Free Horse Race in Rome - Theodore Gericault. 45 x 60 cm
Gericault arrives in Italy in a very gloomy mood - after Waterloo in France, the Bourbons return to power, and now Napoleon's supporters suffer persecution. The mood of French society leaves much to be desired. Someone hastily immigrated, someone hid, someone managed to be executed.
In 1816, Gericault visited Rome. Here he visits museums, copies great painters and becomes a witness to the Roman carnival. As part of the holiday, races were organized on Corso Street, where free horses (without harness) took part.
The painter was most impressed by the start, or rather the second in front of him. Gericault already adored horses, and then he saw in their wild guise - strong horses tried to get ahead, strong young guys barely held them. This power was almost impossible to curb. The delighted master immediately conceived a picture where this irreconcilable struggle of an animal and a man would be embodied.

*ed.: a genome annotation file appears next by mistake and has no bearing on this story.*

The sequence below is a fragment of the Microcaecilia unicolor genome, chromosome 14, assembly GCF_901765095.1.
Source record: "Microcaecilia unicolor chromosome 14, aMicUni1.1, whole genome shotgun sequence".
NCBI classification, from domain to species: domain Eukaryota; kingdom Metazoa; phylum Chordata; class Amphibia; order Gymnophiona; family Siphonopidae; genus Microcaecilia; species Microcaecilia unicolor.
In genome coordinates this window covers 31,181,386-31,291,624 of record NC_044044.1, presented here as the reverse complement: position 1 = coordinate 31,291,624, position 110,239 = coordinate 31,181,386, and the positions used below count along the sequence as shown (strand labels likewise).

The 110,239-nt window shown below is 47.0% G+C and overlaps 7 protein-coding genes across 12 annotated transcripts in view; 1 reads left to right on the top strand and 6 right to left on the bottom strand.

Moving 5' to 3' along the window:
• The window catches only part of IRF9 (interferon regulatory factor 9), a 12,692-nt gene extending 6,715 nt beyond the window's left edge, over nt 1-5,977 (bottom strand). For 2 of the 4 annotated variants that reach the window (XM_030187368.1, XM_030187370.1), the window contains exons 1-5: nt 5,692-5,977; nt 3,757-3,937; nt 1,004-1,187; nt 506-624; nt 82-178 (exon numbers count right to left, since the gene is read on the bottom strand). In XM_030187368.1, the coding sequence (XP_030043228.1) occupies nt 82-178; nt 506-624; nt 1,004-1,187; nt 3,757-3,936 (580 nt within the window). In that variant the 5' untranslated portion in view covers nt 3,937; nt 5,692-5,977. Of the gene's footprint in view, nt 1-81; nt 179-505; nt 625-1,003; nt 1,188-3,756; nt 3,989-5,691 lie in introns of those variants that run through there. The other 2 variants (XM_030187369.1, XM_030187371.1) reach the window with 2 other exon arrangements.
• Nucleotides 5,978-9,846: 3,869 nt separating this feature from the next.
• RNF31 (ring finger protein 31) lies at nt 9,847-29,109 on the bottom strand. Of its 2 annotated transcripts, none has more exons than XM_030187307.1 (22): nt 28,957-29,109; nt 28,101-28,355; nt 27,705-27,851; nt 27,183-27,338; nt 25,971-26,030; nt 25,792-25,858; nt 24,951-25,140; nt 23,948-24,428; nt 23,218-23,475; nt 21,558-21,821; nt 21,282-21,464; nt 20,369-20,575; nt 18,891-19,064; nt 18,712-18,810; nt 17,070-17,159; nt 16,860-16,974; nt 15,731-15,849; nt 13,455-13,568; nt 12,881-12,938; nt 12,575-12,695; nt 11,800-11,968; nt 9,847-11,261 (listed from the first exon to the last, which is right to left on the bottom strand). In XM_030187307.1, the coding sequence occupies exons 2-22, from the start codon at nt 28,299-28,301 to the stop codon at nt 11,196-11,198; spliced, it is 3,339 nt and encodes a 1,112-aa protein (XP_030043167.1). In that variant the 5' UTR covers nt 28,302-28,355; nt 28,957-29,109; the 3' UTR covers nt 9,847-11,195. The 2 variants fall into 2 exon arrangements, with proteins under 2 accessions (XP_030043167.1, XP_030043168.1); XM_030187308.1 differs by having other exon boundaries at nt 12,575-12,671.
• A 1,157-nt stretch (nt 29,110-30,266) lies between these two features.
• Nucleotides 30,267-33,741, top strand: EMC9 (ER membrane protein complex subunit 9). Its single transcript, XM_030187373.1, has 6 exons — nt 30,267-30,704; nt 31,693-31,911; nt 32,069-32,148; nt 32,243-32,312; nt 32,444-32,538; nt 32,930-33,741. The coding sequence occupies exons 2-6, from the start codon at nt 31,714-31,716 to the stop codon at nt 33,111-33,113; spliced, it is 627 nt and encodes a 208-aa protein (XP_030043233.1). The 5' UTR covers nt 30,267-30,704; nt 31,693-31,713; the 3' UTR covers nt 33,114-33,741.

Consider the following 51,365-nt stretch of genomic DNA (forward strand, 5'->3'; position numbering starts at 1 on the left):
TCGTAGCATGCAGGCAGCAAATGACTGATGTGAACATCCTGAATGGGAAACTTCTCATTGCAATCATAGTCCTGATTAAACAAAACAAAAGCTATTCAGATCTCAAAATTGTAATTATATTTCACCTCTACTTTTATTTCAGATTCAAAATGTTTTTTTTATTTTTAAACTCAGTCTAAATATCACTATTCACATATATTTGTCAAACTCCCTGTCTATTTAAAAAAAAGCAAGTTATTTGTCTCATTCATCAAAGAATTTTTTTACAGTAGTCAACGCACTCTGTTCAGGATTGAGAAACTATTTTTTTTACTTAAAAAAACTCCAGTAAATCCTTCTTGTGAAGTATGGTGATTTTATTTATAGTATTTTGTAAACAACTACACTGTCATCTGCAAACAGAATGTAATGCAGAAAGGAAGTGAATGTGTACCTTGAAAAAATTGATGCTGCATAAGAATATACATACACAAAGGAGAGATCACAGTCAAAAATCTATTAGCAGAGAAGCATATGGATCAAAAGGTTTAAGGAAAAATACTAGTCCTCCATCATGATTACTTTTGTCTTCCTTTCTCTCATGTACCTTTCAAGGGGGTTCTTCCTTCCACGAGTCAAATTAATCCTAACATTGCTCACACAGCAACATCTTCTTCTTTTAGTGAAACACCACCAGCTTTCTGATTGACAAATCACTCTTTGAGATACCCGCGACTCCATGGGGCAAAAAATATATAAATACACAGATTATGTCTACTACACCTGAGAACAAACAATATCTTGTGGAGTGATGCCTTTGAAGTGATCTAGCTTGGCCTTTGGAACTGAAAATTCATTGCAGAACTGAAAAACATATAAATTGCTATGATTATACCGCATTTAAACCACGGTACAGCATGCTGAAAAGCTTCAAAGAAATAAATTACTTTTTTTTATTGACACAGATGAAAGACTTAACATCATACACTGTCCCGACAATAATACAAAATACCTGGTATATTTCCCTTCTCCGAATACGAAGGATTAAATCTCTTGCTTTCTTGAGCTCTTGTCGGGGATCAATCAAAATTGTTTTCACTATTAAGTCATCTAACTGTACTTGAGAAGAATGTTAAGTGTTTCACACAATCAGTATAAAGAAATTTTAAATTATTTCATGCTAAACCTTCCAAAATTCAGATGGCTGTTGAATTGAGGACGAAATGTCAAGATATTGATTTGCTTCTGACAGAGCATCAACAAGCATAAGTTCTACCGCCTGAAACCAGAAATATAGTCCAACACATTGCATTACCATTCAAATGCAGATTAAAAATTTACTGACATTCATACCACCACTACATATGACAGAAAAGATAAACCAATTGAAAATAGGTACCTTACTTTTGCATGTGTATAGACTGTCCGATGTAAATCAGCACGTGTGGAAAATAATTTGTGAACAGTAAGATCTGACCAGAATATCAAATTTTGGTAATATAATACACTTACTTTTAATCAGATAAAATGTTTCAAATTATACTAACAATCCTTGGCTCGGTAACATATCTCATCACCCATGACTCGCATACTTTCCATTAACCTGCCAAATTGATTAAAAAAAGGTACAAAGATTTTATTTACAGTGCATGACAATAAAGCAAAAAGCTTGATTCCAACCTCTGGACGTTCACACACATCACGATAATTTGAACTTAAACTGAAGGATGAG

But at first, dozens of sketches were made, the composition was thought out and then meticulously transferred to the canvas. We see a mixture of human bodies and horse bodies. They are united by strength and muscles. Another second and the horses will break loose, rushing along the street, overtaking each other.
The author uses mainly dark color, resorting to a favorite trick - contrasting highlighting of areas, thus placing emphasis.
The composition is complex. Gericault skillfully and harmoniously combines majestic architectural elements, moreover, on different planes (middle and far), people and animal heroes, written in a dynamic manner.
This is some kind of evil irony of fate: it was they who destroyed the artist who admired the horses and sang them in his paintings. The awkward horse threw off the rider, and Gericault received a serious spinal injury, which, ultimately, immobilized him and led to an early death. The romantic artist died at 33 ...